Accounts of subjective randomness suggest that people consider a stimulus random when they cannot detect any regularities characterizing the structure of that stimulus. We explored the possibility that the regularities people detect are shaped by the statistics of their natural environment. We did this by testing the hypothesis that people's perception of randomness in two-dimensional binary arrays (images with two levels of intensity) is inversely related to the probability with which the array's pattern would be encountered in nature. We estimated natural scene probabilities for small binary arrays by tabulating the frequencies with which each pattern of cell values appears. We then conducted an experiment in which we collected human randomness judgments. The results show an inverse relationship between people's perceived randomness of an array pattern and the probability of the pattern appearing in nature.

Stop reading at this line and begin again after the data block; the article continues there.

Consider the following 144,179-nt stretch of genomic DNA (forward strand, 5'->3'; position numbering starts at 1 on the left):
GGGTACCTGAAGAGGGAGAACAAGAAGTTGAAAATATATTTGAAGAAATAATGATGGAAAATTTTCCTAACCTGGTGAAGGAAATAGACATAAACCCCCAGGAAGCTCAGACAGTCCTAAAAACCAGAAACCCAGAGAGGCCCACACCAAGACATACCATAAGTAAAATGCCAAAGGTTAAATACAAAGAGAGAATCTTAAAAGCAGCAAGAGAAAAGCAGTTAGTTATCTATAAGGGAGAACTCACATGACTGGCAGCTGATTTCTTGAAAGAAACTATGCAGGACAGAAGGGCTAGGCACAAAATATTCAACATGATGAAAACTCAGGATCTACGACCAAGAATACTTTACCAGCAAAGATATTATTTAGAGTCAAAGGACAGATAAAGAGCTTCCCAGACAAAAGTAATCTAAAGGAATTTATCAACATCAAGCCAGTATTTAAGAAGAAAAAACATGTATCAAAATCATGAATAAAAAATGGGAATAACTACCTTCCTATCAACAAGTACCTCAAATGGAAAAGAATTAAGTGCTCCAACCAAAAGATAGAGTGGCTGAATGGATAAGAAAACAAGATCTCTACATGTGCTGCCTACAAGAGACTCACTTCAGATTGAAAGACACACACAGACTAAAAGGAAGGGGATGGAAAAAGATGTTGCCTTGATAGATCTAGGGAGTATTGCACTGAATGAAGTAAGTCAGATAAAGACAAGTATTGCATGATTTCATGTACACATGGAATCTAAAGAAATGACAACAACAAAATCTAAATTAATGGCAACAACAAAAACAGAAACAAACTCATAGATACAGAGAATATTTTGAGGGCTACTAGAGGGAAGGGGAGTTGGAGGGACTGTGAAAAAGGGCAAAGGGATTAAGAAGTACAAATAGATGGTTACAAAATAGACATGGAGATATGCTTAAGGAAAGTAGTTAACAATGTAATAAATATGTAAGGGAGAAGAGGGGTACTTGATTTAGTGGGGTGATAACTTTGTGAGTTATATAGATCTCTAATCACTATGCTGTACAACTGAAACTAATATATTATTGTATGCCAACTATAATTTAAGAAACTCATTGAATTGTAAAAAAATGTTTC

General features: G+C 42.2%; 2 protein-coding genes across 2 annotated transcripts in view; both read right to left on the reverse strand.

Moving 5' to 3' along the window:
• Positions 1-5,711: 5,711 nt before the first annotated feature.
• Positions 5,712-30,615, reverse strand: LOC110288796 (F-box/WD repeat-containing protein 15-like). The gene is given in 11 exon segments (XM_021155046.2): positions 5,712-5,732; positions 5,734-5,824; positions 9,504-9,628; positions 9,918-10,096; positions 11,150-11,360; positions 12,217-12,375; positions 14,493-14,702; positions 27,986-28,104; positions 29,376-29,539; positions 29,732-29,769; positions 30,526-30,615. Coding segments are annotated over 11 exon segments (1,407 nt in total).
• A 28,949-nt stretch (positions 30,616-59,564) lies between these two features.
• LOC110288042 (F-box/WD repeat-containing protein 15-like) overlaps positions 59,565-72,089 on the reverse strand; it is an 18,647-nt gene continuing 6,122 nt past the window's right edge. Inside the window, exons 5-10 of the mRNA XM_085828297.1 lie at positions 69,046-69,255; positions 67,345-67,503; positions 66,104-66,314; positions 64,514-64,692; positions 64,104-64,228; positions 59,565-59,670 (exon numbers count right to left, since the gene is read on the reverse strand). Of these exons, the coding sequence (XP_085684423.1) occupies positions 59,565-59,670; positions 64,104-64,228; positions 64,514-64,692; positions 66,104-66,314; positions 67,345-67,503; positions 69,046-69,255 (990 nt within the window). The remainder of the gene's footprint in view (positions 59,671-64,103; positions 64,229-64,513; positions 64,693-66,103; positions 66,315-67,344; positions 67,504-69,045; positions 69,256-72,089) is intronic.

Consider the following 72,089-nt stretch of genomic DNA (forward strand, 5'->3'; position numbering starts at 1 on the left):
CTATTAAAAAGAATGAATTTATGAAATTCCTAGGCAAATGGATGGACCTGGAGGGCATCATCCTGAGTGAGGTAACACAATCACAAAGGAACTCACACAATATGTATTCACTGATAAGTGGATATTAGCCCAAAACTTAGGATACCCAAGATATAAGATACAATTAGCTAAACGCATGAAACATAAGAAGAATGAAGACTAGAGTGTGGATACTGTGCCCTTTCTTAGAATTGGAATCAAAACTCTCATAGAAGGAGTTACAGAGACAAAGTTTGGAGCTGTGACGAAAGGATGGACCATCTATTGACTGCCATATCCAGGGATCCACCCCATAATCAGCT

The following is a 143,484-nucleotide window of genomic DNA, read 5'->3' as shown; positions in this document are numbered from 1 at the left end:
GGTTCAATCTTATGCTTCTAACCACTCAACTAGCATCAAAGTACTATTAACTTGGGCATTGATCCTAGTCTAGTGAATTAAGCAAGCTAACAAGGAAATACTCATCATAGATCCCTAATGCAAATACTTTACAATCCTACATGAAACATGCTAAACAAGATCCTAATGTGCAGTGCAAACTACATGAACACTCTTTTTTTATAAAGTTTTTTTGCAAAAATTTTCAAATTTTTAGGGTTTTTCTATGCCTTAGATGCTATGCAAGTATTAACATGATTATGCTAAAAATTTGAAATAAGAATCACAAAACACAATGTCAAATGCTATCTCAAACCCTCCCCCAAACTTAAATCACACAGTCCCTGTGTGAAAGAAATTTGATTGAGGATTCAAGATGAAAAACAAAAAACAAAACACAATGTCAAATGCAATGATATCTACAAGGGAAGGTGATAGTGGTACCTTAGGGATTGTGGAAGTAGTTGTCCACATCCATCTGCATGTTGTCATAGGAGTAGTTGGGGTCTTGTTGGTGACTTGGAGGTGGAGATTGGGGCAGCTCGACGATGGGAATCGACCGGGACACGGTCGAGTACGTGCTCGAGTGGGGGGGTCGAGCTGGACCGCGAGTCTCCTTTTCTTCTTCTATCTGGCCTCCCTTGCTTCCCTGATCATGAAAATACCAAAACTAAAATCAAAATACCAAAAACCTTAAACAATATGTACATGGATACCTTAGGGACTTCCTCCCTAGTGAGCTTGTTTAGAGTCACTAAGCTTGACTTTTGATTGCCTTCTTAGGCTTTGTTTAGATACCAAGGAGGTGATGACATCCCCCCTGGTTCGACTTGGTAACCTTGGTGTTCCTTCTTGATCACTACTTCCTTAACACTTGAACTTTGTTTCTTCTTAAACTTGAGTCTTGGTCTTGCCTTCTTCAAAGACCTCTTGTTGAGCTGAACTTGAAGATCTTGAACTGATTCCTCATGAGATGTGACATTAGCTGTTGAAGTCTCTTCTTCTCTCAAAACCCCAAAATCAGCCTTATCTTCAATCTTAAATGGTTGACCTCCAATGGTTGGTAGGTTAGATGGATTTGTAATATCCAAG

All Science Journal Classification (ASJC) codes
- Experimental and Cognitive Psychology
- Developmental and Educational Psychology
- Arts and Humanities (miscellaneous)